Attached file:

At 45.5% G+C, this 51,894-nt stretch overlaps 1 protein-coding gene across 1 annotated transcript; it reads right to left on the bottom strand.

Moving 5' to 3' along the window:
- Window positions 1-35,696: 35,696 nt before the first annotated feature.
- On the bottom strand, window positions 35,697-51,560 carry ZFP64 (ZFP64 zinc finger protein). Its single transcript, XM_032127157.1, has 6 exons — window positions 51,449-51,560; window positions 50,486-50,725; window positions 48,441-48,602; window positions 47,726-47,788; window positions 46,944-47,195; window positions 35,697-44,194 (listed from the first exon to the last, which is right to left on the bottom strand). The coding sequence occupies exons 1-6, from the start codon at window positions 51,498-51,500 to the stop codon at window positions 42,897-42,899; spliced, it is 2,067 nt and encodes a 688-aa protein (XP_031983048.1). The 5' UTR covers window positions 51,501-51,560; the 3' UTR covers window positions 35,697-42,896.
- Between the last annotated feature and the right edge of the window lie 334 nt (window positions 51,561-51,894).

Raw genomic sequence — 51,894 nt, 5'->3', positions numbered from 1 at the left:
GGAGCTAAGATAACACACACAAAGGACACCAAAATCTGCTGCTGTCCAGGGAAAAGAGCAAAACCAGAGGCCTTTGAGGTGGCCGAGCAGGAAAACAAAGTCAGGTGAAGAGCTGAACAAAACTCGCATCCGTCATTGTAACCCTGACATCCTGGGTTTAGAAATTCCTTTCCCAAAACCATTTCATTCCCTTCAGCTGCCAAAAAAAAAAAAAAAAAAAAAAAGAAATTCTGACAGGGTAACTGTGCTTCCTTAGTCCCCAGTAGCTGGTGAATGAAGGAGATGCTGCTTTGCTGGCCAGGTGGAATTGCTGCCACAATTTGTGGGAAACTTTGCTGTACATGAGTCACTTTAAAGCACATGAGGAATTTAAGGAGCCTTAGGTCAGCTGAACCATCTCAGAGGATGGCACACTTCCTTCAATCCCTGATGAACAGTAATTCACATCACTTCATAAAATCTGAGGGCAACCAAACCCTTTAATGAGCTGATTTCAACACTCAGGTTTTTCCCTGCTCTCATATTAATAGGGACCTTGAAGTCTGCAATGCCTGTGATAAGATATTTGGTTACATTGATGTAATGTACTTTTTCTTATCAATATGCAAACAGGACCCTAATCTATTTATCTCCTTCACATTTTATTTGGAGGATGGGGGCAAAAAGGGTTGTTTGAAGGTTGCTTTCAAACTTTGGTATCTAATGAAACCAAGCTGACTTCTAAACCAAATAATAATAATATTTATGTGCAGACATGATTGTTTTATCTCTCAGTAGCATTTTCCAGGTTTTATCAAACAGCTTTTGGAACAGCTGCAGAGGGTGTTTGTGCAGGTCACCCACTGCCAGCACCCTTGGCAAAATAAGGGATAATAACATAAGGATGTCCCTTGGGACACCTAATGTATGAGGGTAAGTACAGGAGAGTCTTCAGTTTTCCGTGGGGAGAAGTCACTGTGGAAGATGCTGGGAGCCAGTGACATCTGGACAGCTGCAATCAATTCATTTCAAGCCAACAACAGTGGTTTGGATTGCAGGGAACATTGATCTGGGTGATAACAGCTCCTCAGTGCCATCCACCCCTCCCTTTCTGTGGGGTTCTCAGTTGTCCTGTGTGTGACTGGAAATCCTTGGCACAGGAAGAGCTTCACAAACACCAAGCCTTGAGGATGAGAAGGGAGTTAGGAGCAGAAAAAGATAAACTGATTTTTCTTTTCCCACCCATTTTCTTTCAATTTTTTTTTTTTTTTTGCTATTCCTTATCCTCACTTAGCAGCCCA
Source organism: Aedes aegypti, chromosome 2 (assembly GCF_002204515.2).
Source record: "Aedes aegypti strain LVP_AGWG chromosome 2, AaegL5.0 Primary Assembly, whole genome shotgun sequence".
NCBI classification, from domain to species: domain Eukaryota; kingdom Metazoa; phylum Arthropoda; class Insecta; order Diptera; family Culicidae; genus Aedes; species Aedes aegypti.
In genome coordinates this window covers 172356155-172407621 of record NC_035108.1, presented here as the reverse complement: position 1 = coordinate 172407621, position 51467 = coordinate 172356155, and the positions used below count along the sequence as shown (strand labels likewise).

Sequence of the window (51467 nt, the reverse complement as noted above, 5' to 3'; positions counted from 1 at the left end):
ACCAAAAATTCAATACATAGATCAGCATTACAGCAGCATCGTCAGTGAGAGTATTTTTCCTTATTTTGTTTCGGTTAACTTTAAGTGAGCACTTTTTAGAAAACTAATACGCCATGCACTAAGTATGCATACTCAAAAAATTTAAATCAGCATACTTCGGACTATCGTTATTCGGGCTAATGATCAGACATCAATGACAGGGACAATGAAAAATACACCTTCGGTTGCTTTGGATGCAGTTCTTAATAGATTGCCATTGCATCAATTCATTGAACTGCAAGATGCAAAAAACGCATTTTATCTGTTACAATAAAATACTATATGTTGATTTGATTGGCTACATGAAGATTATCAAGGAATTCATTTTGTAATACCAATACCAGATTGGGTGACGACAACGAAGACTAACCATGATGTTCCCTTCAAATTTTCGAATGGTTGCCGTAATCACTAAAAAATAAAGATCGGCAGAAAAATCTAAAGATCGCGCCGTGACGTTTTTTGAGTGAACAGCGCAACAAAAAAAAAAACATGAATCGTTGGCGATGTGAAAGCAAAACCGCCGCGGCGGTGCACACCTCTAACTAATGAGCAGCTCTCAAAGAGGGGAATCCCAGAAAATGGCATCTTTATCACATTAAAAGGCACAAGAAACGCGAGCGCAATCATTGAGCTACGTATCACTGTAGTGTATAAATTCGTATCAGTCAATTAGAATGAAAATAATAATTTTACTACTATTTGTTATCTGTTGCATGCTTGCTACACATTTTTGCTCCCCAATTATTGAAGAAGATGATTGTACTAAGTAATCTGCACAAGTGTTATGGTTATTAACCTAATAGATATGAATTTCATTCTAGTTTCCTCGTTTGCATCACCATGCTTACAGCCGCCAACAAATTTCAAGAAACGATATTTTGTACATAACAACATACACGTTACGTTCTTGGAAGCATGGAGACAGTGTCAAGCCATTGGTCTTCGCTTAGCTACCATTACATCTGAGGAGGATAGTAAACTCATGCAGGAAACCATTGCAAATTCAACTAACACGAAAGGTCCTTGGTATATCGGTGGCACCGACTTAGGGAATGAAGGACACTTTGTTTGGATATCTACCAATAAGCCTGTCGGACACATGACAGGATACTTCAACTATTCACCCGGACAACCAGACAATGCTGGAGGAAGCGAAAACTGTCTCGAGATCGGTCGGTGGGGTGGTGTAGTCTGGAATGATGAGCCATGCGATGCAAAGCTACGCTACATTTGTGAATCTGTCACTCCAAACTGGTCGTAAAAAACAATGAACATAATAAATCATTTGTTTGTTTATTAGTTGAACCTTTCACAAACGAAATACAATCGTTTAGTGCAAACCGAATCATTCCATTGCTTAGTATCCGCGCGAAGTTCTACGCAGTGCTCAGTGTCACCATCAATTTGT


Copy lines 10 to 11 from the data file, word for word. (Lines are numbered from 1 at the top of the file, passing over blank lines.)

NCBI classification, from domain to species: domain Eukaryota; kingdom Metazoa; phylum Arthropoda; class Insecta; order Diptera; family Culicidae; genus Aedes; species Aedes aegypti.
In genome coordinates this window covers 172356155-172407621 of record NC_035108.1, presented here as the reverse complement: position 1 = coordinate 172407621, position 51467 = coordinate 172356155, and the positions used below count along the sequence as shown (strand labels likewise).